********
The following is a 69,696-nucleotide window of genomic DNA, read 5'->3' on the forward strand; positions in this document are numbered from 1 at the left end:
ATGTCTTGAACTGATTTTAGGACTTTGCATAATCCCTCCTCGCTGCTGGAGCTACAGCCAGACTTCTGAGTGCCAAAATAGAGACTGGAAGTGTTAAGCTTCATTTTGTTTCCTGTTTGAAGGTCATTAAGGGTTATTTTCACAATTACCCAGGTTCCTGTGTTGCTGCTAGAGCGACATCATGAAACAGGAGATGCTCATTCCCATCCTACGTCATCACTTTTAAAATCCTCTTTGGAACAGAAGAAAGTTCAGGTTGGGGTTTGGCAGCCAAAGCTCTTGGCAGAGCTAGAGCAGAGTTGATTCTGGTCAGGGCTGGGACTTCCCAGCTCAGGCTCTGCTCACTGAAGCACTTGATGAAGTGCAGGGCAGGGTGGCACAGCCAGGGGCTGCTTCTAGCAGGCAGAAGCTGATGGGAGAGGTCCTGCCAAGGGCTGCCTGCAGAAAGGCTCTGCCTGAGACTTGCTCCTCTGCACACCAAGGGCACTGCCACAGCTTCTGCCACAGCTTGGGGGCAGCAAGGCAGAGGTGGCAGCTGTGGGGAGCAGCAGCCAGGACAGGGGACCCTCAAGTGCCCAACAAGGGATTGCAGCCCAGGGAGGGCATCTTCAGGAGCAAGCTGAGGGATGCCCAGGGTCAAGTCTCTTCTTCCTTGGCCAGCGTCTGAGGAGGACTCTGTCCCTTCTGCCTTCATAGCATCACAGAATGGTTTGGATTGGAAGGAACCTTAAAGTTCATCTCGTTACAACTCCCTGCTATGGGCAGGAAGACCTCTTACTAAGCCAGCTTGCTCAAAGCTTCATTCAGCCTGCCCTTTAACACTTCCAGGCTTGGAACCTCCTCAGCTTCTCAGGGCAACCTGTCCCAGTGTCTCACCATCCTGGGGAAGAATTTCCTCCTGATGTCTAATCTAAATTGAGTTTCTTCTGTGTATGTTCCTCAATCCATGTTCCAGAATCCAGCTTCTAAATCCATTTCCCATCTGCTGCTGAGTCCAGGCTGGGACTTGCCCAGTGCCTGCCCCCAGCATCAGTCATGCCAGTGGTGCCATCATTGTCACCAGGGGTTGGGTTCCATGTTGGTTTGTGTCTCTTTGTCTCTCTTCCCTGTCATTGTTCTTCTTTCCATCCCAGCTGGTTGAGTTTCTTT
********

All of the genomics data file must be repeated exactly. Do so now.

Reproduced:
The following is a 69,696-nucleotide window of genomic DNA, read 5'->3' on the forward strand; positions in this document are numbered from 1 at the left end:
ATGTCTTGAACTGATTTTAGGACTTTGCATAATCCCTCCTCGCTGCTGGAGCTACAGCCAGACTTCTGAGTGCCAAAATAGAGACTGGAAGTGTTAAGCTTCATTTTGTTTCCTGTTTGAAGGTCATTAAGGGTTATTTTCACAATTACCCAGGTTCCTGTGTTGCTGCTAGAGCGACATCATGAAACAGGAGATGCTCATTCCCATCCTACGTCATCACTTTTAAAATCCTCTTTGGAACAGAAGAAAGTTCAGGTTGGGGTTTGGCAGCCAAAGCTCTTGGCAGAGCTAGAGCAGAGTTGATTCTGGTCAGGGCTGGGACTTCCCAGCTCAGGCTCTGCTCACTGAAGCACTTGATGAAGTGCAGGGCAGGGTGGCACAGCCAGGGGCTGCTTCTAGCAGGCAGAAGCTGATGGGAGAGGTCCTGCCAAGGGCTGCCTGCAGAAAGGCTCTGCCTGAGACTTGCTCCTCTGCACACCAAGGGCACTGCCACAGCTTCTGCCACAGCTTGGGGGCAGCAAGGCAGAGGTGGCAGCTGTGGGGAGCAGCAGCCAGGACAGGGGACCCTCAAGTGCCCAACAAGGGATTGCAGCCCAGGGAGGGCATCTTCAGGAGCAAGCTGAGGGATGCCCAGGGTCAAGTCTCTTCTTCCTTGGCCAGCGTCTGAGGAGGACTCTGTCCCTTCTGCCTTCATAGCATCACAGAATGGTTTGGATTGGAAGGAACCTTAAAGTTCATCTCGTTACAACTCCCTGCTATGGGCAGGAAGACCTCTTACTAAGCCAGCTTGCTCAAAGCTTCATTCAGCCTGCCCTTTAACACTTCCAGGCTTGGAACCTCCTCAGCTTCTCAGGGCAACCTGTCCCAGTGTCTCACCATCCTGGGGAAGAATTTCCTCCTGATGTCTAATCTAAATTGAGTTTCTTCTGTGTATGTTCCTCAATCCATGTTCCAGAATCCAGCTTCTAAATCCATTTCCCATCTGCTGCTGAGTCCAGGCTGGGACTTGCCCAGTGCCTGCCCCCAGCATCAGTCATGCCAGTGGTGCCATCATTGTCACCAGGGGTTGGGTTCCATGTTGGTTTGTGTCTCTTTGTCTCTCTTCCCTGTCATTGTTCTTCTTTCCATCCCAGCTGGTTGAGTTTCTTT